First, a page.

Pretending you're in support of a specific political position may become your undoing somewhere down the line, when your employer asks you to show your support for the company line. It can range from simply wearing a shirt that shows support for a candidate to participating in a rally. Both can easily get you mobbed and hurt.

Play it neutral

Take the swiss option. A neutral party, I believe is the safest bet. Being as apathetic as you can toward political overtures will, at worst, get people to try to convert you. At best, you're tagged as boring, and you'll most likely be left alone. For example:

Who did you elect? I didn't vote, I was ill.

Did you vote on the new constitution? Like I said, I didn't vote - ill.

Did you participate in the first revolution? - No sir, I did not. I want peace for the people of Egypt. We should not be fighting each other

Do you support the second revolution or the coup? - No sir, like I said, I'm a man of peace.

Boring, vanilla, and dispensable in political discourse. Your interview will switch quickly to the meat of your interview: the job

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    There is a (buddist?) saying that you can walk on the left side of the street or on the right side. Both are good. But when you go in the middle, you'll sooner or later get hit by a car. Sometimes being neutral is the worst option of all. It is possible, that acting so, the OP may not get work anywhere. – user1023 Jul 30 '14 at 6:35
4

It's quite obvious that such companies are interesting in employing only the people that represent the political line they support. There may be many explanations for that:

  • the management is politically engaged
  • they believe only people representing 'corrent' views are 'moral' and will do good work
  • they don't want to hire people that represent opposite views to prevent rows, feuds or even murders within the company
  • they check if the candidate is likely to leave the post to join the demonstrations etc.

Since there are no good universal answers, the only possibility to survive is to learn what political views the company do expect before going to the interview. I'd advice against faking your political views, instead, choose the company that fits your political views, if it is the side A, side B, or neutral.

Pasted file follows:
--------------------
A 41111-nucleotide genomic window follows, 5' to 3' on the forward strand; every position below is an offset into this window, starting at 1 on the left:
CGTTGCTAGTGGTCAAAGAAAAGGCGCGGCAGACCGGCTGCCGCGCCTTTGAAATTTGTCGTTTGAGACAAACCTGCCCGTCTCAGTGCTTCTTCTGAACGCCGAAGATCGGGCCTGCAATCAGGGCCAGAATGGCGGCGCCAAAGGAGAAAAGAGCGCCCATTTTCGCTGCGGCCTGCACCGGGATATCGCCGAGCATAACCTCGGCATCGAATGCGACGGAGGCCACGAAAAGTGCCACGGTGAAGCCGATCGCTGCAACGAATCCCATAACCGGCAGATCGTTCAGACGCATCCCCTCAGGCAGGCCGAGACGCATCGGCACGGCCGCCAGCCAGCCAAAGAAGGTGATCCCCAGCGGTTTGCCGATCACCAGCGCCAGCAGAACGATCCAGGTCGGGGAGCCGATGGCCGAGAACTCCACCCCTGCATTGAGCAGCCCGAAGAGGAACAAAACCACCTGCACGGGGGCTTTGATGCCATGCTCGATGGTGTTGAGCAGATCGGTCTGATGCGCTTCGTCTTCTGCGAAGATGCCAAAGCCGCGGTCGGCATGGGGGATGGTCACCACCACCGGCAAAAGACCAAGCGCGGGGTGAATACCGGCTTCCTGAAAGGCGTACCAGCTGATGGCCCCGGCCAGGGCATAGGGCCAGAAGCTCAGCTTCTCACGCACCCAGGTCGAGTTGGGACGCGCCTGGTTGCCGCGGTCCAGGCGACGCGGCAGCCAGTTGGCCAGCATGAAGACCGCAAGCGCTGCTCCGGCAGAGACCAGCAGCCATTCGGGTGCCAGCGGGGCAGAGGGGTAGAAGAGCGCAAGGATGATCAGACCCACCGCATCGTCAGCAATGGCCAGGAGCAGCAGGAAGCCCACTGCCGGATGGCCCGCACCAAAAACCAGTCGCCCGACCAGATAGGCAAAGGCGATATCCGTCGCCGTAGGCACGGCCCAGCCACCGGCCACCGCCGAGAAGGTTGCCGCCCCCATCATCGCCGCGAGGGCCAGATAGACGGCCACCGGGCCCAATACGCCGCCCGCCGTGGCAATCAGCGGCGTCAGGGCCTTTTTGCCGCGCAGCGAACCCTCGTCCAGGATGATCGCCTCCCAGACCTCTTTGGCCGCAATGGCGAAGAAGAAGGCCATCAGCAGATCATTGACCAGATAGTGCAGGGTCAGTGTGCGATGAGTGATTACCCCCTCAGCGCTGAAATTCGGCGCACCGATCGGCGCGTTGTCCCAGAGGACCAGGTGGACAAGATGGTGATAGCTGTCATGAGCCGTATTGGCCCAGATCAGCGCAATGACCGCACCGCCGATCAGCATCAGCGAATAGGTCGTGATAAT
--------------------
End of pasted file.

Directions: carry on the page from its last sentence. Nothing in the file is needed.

You wouldn't probably be forced to join the demonstration, or even feuds, on the side of party A, if you are against it, and only you have lied on the interview to get the job.

1

Whilst these sort of questions would be considered illegal in many countries, the UK included there are certain instances whereby exceptions are made based on the organisation or sector e.g. jobs in certain government organisations etc.

At one point in my career I've had to undergo an extensive and invasive security screening process which included credit checking, drugs testing etc and a lengthy final interview whereby political viewpoints and my personal stance on various conflicts were discussed.

Whilst in this instance the responses were unlikely to have any serious consequences such as being reported to a security agency, it was entirely possible that what was perceived as a 'potential risk factor' would result in security clearance not being granted and therefore not being successful in getting the job.

I personally wouldn't try to make my answers suit the organisation, not out of a moral objection, but because since the January Revolution there has been an almost continual state of unrest with further protests and a coup d'état. Who's to say that the organisations views which you may align yourself to for the purposes of the interview won't be dramatically unpopular and compromise you later.

If at all possible to politely decline the question with something along the lines of 'I prefer not to discuss politics, however I can assure you that my personal viewpoints will not affect my ability to perform the role effectively'.

If it's not possible to avoid the question (as it wasn't for me when I was faced with it) then I see only a couple of options available;

  • Try to find something within an organisation whereby politics isn't an issue (I understand from your OP that this may be challenging but if answering the question is causing you significant anxiety it may be worth exploring).
  • Try to find a position within an organisation that suits your personal stance and therefore answering honestly won't cause you a problem.
  • Answer with what you think they want to hear and hope it doesn't come back to bite you.

Either way your situation is not ideal in any way, best of luck!